February 24, 2009 By Hilton Collins
people to let go of these niche systems that they had in their departments. So that was a challenge, to make people feel comfortable enough with the central agency that we could provide their needs," said Deputy Finance Director Susan Perkins.
Although Finance manages the system, she estimated that around 30 departments use it for their own needs when necessary, including accounting, bill paying and inventory management functions. The city still uses PeopleSoft for HR payroll in a separate system from the SAP software. Perkins estimated that about 3,000 employees use the ERP system compared to the some 900 who started using it right after the initial 1998 go-live date. This increase in users is due to the system being deployed to more areas over the years.
Photo: Tammy Ryan, management services administrator, Phoenix Water Services Department.
Case in point: the Aviation Department. In 2000, Phoenix began the ERP rollout there and finished after 18 months, according to city employee Jan Mueller. Today she's an administrative assistant for the Metro Facilities and Energy Management Division of the Public Works Department, but back then, she worked for Aviation and played a role in the SAP implementation.
"At the airport in 2000, it was a transition trying to get foremen used to being in the field to track their work, to sitting in front of a computer to track their work. So that cultural shift was a little bit difficult to address," she said. "But it really was very successful out there. I think it still is. It's so simple to run reports."
Now the system's so ubiquitous that it's hard to picture any Phoenix citizen who hasn't been affected by it. The ERP solution stores information about city buses, including make, model and year, and a fleet-management module tracks how often oil and air conditioning service should occur. City personnel also use it to track information about police radios, light poles and traffic-signal equipment. The system manages the deployment of street signs on city roads, and space and rental areas for concession shops in the Phoenix Airport System.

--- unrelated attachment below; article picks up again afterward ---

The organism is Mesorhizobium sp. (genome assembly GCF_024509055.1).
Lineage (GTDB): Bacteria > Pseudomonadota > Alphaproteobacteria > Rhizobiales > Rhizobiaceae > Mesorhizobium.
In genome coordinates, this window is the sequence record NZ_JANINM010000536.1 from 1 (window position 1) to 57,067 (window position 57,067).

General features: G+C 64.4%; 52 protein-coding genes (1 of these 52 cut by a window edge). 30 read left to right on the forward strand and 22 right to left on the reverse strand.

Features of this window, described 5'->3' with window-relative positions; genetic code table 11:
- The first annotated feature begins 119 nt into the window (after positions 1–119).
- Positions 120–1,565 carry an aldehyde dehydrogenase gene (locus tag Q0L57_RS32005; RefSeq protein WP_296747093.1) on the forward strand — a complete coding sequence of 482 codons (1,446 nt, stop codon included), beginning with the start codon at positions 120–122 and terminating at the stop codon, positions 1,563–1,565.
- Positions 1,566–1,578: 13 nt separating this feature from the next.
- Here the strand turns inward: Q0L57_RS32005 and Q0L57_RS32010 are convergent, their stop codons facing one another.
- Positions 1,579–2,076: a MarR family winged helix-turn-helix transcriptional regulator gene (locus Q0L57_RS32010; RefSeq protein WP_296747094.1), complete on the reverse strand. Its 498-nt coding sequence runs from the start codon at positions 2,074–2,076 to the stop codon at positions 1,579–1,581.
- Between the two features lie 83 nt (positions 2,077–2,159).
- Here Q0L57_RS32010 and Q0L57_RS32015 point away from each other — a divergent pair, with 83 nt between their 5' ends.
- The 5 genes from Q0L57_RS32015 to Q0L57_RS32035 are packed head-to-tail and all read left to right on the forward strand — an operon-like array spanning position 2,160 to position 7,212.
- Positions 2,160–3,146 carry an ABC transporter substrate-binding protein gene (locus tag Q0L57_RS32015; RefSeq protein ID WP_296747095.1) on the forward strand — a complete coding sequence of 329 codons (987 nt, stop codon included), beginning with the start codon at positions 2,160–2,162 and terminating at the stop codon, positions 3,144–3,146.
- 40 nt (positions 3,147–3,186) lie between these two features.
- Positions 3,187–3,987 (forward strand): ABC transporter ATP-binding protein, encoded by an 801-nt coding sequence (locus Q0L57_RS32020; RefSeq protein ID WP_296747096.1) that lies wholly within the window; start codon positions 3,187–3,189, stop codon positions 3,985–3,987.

SAP's Massey believes ERP use will grow in the public sector. It'll likely have to -- citizens expect greater, speedier service from their local governments, and agencies will be forced to comply. This was the main reason why San Buenaventura, Calif., recently purchased an ERP system from Agresso, an ERP-providing subsidiary of the Netherlands-based company Unit 4 Agresso.
Most people know San Buenaventura as Ventura, home of great Southern California surfing spots. The city's government is currently implementing its own ERP system to replace a 25-year-old back-end system that won't support e-government solutions city officials want to deploy.
"It didn't have a decent relational database underneath it," said John Emerson, senior IT executive for Ventura. "When you put in an e-government platform, you've got to have a lot of things, like an e-payment type form. You've got to have a lot of components, and it didn't have any of those basically."
The previous system was custom written by the city and became functionally obsolete. Emerson and his team began the Agresso implementation in November 2007 and expect to finish by summer 2009. They've already deployed numerous modules, including those for general ledger and purchasing. Emerson said Ventura paid about $1.2 million for the ERP software and consulting.
"Look at your total cost," he said. "Just don't look at the upfront cost, but look at the long-term costs. Having an ERP -- the upfront cost is just the beginning, then you've got upgrade costs and you've got to bring in consultants."
Phoenix and Sacramento County also brought in consultants as part
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